Aberrant expression of specific microRNAs in hepatocellular carcinomas has recently been reported. We examined expression patterns of 4 microRNAs (microRNA-221, microRNA-222, microRNA-21, and microRNA-155) to evaluate their potential as relevant biomarkers by quantitative real-time reverse transcriptase-polymerase chain reaction using formalin-fixed, paraffin-embedded tissues of 115 surgically resected hepatocellular carcinoma and paired nonneoplastic liver cases as well as 21 normal liver samples from cancer-free individuals. MicroRNA-221, microRNA-222, and microRNA-21 were differentially overexpressed in hepatocellular carcinoma compared with nonneoplastic and normal livers (P <.001). The mean fold changes in microRNA-221, microRNA-222, and microRNA-21(hepatocellular carcinoma to matched nonneoplastic liver) were 4.00, 4.44, and, 3.67, respectively. In addition, nonneoplastic liver tissues displayed higher levels of microRNA-221, microRNA-222, microRNA-21, and microRNA-155 than normal livers (P <.001, respectively). However, the overexpression of the 4 microRNAs showed no consistent relevance to the known prognostic clinicopathologic parameters. High expression of microRNA-221 in hepatocellular carcinomas was significantly related to shorter time to local recurrence (P <.001) and determined as an independent predictor for local recurrence (P =.001). The fold changes in microRNA-221 (hepatocellular carcinoma to matched nonneoplastic liver) less than 1 were more commonly detected in cases of distant metastases than those of disease-free and local recurrence (P =.009). The fold changes less than 1 were related to reduced metastasis-free survival (P =.006) and thus can be used as an independent predictor of distant metastasis after surgical resection (P =.027). Based on these results, we propose the possible role of microRNA-221, microRNA-222, microRNA-21, and microRNA-155 dysregulation in hepatocarcinogenesis and the potential of microRNA-221 dysregulation for predicting local recurrence and distant metastasis after curative surgery.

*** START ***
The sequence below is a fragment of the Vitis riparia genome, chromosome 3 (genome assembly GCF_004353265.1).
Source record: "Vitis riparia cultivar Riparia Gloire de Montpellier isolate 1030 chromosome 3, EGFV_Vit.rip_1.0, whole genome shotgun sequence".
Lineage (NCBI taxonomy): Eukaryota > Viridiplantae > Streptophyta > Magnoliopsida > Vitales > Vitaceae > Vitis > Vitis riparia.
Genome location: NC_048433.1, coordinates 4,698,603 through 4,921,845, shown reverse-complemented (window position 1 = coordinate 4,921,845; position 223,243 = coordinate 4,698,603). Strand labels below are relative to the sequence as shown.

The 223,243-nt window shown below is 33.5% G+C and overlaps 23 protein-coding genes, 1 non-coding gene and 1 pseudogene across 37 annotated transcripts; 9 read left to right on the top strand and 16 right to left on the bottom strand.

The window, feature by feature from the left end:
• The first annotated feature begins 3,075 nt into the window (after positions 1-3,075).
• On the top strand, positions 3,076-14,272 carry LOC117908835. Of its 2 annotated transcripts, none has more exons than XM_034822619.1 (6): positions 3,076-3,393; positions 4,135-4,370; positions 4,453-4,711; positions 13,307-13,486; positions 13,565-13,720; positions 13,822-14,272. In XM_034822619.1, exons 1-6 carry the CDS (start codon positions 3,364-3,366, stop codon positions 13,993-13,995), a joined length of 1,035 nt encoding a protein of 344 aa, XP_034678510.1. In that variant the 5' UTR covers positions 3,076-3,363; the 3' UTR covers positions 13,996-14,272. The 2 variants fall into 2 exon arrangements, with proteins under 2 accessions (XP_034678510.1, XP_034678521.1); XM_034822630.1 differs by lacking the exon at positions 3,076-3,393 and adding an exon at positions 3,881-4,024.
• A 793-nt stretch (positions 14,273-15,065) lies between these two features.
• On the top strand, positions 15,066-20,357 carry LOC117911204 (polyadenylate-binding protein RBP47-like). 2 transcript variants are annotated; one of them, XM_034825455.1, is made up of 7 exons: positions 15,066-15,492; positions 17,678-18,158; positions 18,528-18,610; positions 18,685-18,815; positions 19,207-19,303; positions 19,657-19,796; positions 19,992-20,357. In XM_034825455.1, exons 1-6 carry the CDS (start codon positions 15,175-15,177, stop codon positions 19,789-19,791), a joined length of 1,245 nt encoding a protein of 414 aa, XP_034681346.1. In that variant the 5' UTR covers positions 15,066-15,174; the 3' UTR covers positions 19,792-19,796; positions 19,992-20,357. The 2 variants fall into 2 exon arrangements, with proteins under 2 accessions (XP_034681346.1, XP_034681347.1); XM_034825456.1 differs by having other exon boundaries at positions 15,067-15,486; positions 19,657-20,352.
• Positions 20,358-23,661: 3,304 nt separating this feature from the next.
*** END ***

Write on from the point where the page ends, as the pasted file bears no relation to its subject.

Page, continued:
All Science Journal Classification (ASJC) codes
- Pathology and Forensic Medicine